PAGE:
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I'm looking for a tool that will tell me what my keyboard is sending to the operating system when i push different keys.

This is to help me answer this question How to get Cmd-left/right working with iTerm2 and Vim (without requiring .vimrc changes)? which has me trying to figure out why Vim treats my iTerm2 mapping of Cmd-left to Escape-[H differently from Home.

I tried unix's read, and it says that Home and Cmd-left both produce "^[[H". I'm hoping that read is misleading me, and that some other tool will show how Home and Cmd-left are different (note: when I say, Cmd-left in this paragraph, it is when iTerm2's mapping is turned on).

Thanks!

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closed as off topic by Wooble, Andrew Marshall, user unknown, Antony Scott, Graviton Mar 8 '12 at 8:02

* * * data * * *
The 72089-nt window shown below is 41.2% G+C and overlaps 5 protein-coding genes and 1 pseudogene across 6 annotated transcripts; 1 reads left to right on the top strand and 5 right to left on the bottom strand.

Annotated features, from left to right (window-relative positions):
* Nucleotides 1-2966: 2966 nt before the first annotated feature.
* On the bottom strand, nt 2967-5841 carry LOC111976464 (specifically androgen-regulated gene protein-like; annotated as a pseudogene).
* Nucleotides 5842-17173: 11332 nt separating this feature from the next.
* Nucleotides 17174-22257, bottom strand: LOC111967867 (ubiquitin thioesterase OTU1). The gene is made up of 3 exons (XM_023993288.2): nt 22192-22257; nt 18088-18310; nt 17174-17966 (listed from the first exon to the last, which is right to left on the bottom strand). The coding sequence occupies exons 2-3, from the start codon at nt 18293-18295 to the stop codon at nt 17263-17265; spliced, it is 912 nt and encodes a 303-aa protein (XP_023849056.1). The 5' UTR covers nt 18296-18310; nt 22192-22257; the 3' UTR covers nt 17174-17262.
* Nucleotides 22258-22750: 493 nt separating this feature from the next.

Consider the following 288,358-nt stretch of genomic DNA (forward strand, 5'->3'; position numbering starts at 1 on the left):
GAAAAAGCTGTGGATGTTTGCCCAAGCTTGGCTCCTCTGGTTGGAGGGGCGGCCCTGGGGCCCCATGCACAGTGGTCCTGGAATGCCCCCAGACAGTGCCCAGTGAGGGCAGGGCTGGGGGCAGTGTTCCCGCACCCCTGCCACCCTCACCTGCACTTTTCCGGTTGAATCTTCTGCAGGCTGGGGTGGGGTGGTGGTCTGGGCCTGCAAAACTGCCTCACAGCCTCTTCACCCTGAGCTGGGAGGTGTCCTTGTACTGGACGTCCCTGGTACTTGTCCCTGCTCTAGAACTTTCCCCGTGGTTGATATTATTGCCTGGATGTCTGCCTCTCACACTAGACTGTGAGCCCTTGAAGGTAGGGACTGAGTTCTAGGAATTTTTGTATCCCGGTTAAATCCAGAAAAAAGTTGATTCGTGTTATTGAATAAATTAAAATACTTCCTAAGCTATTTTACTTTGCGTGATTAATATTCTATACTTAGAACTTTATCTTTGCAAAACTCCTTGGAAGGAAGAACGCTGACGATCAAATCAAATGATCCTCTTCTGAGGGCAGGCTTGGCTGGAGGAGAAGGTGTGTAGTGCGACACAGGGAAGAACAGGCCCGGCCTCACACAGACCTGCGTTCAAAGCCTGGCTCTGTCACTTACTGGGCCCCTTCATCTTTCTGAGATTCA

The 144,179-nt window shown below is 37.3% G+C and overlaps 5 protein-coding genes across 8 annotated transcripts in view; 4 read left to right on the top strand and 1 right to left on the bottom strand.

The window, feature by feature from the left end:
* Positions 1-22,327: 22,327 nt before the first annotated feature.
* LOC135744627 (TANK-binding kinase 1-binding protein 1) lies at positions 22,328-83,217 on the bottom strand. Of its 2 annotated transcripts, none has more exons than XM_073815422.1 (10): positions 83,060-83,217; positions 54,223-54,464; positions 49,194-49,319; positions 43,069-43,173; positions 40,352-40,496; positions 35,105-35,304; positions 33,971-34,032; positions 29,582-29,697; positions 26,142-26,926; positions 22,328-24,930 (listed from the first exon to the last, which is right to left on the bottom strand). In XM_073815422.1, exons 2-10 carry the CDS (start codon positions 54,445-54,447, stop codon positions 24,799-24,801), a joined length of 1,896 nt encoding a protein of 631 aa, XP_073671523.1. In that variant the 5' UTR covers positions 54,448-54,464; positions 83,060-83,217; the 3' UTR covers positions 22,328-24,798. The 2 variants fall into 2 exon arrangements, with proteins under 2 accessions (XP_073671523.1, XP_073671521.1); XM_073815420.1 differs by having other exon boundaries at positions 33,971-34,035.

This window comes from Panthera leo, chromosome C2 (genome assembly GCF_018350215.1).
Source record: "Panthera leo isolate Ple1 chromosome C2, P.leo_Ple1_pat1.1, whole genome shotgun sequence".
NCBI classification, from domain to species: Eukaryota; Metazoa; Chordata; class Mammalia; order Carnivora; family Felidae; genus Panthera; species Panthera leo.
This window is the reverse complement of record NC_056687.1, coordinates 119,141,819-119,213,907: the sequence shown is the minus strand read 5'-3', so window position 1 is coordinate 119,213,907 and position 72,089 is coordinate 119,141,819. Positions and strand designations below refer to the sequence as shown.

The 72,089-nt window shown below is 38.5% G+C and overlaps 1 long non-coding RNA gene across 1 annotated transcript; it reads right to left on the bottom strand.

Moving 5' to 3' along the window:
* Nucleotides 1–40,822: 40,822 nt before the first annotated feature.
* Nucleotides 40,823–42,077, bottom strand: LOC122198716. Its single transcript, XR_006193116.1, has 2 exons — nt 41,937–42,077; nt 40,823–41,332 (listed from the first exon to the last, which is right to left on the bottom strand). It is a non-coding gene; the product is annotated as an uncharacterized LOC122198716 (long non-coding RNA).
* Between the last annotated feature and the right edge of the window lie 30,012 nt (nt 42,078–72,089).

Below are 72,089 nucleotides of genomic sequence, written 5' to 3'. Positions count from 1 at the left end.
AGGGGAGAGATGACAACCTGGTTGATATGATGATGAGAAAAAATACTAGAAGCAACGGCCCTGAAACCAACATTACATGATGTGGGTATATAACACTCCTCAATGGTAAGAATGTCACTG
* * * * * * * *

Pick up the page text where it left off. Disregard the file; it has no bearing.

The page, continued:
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Would be helpful if downvoters would explain why I'm being downvoted. The question is clearly different from my other question. –  Dolan Antenucci Mar 8 '12 at 0:22
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"keyboard" has very different meaning under X11 and in raw console (without any graphical desktop). You could be interested in using xev on Linux (or other X11 environment). –  Basile Starynkevitch Mar 8 '12 at 8:23

1 Answer 1

up vote 1 down vote accepted

You're doing all this in a terminal, right?

I'm afraid you're not going to do much better than read (my preferred approach is to do cat > file, type, press ^D, and then look at the file in a hex editor).

With regard to the underlying question, it's worth hunting for options in your terminal emulator. Right now it's emulating a terminal which doesn't distinguish between HOME and CMD+LEFT. It may be possible to tell it to emulate a different terminal, which does.

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Thanks, I'll try this hex editor approach. This is in iTerm2 by the way (a Terminal-like app) –  Dolan Antenucci Mar 8 '12 at 0:42

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